\end{eqnarray}
\end{itemize}

\end{frame}

\begin{frame}

\frametitle{CRTBP Contd..}

\begin{itemize}

where, \begin{eqnarray}

r_{1}&=&\sqrt{(x+\mu)^{2}+y^{2}+z^{2}}\\

r_{2}&=&\sqrt{(x+\mu-1)^{2}+y^{2}+z^{2}}\\\nonumber

\end{eqnarray}

\item $\mu$ is the mass parameter; where

\begin{equation}

\mu=\frac{m_{2}}{m_{1}+m_{2}}

\end{equation}

\item The state vector is denoted by $F_{0}$

\end{itemize}

\end{frame}

\begin{frame}

\frametitle{CRTBP Contd..}

\begin{itemize}

\item The potential is defined by

\begin{equation}

U(x,y,z)=-\frac{1}{2}(x^{2}+y^{2})-\frac{1-\mu}{r_{1}}-\frac{\mu}{r^{2}}-\frac{1}{2}(1-\mu)

\end{equation}
\item The energy of state point is defined as

\begin{equation}

E(\xi)=\frac{1}{2}(u^{2}+v^{2}+w^{2})+U(x,y,z)

\end{equation}

\end{itemize}

\end{frame}

\begin{frame}

\frametitle{Lagrange Points}

\begin{itemize}

\item The equlibrium points, where third body would appear permenantly at rest relative to
primaries.

\begin{figure}[htbp]

\centering

\includegraphics[scale=0.25]{Lagrange.jpg}

\caption{Lagrange points}

\end{figure}

\end{itemize}

\end{frame}

\begin{frame}

\frametitle{Libration Point orbits}

\begin{itemize}

\item The collinear points are shown to be unstable.

\vspace*{.5\baselineskip}
\item The equilateral points are proved to be stable under certain conditions.

\vspace*{.5\baselineskip}

\item There exist periodic orbits around different equilibrium points.

\vspace*{.5\baselineskip}

\item Periodic orbits can be used for the generation of manifolds.

\end{itemize}

\end{frame}

\begin{frame}

\frametitle{Libration Point orbits Cntd..}

\begin{itemize}

\begin{figure}[htbp]

\centering

\includegraphics[scale=0.3]{LyapOF.PNG}

\caption{Family of periodic planar orbits}

\end{figure}

\end{itemize}

\end{frame}

\begin{frame}

\frametitle{Invariant Manifolds}

\begin{itemize}

\item Manifolds are the solution surface formed by low energy trajectories.

\begin{itemize}
\item either converging or diverging

\end{itemize}

\vspace*{.5\baselineskip}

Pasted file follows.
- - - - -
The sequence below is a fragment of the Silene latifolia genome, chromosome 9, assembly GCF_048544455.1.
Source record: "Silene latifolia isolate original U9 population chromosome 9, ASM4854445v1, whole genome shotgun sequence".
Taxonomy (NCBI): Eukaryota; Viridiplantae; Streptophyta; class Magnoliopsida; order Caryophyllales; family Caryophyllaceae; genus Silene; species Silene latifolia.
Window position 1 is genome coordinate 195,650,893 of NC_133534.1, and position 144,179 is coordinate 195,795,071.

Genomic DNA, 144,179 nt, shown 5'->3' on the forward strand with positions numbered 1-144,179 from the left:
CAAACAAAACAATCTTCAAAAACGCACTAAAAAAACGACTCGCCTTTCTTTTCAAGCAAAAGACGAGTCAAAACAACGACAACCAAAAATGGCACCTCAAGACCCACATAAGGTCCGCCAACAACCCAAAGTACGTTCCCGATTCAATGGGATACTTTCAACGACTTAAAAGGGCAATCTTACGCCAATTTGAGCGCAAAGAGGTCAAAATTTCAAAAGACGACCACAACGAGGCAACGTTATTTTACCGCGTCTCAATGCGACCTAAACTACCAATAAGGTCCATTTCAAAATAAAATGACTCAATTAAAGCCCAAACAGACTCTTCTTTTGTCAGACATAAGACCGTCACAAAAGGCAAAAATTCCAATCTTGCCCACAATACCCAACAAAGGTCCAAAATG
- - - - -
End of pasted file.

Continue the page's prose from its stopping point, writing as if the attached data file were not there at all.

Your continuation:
\item Set of equidistant points along periodic orbits are considerd.

\vspace*{.5\baselineskip}

\item Each such point serves as initial point for

\begin{itemize}

\item forward integration to obtain unstable manifold.

\item backward integration to obtain stable manifold.

\end{itemize}

\end{itemize}

\end{frame}

\begin{frame}

\frametitle{Invariant Manifolds Cntd..}

\begin{itemize}

\item Depending upon initial conditions and the perturbations

\newline the solution space consists 4 types of trajectories

\begin{itemize}

\vspace*{.25\baselineskip}

\item Right Unstable Manifold

\vspace*{.25\baselineskip}

\item Left Unstable Manifold

\vspace*{.25\baselineskip}

\item Right stable Manifold


\vspace*{.25\baselineskip}

\item Left stable Manifold

\end{itemize}

\vspace*{.5\baselineskip}

\item All branches of the manifolds intersect at periodic orbit.

\vspace*{.5\baselineskip}

\item Manifold to manifold transfer is possible at intersecting orbit.

\vspace*{.5\baselineskip}

\item Velocities must be equal.

\end{itemize}

\end{frame}

\begin{frame}

\frametitle{Invariant Manifolds Cntd..}

\begin{itemize}

\begin{figure}[htbp]

\centering

\includegraphics[scale=0.35]{hills.PNG}

\caption{Invariant manifolds associated with periodic orbits of points L1 and L2}

\end{figure}

\end{itemize}

\end{frame}

\begin{frame}
\frametitle{Trajectories with prescribed paths}

\begin{itemize}

\item Can be find out using invariant manifolds.

\begin{enumerate}

\vspace*{.25\baselineskip}

\item Appropriate energy is choosen.

\vspace*{.25\baselineskip}

\item Two periodic orbits around L1 and L2 with energy $\varepsilon$ are computed.

\vspace*{.25\baselineskip}

\item The four poincare surfaces of sections are defined

\begin{eqnarray}

U_{1}&=&{(x,y,z);x<0,y=0}\\

U_{2}&=&{(x,y,z);x=1-\mu,y<0}\\

U_{3}&=&{(x,y,z);x=1-\mu,y>0}\\

U_{4}&=&{(x,y,z);x<-1,y=0}\\\nonumber

\end{eqnarray}

\item Manifolds associated with the two periodic orbits are computed.

\end{enumerate}

\end{itemize}

\end{frame}

\section{Modeling}

\begin{frame}

\frametitle{Modeling}

\begin{itemize}
\item Model of spacecraft in CRTBP.

\begin{equation}

m(t)\frac{d\textbf{R}(t)}{dt}=-GM_{1}m(t)\frac{\textbf{R}_{13}(t)}{R_{13}^{3}(t)}-
GM_{2}m(t)\frac{\textbf{R}_{23}(t)}{R_{23}^{3}(t)}+T(t)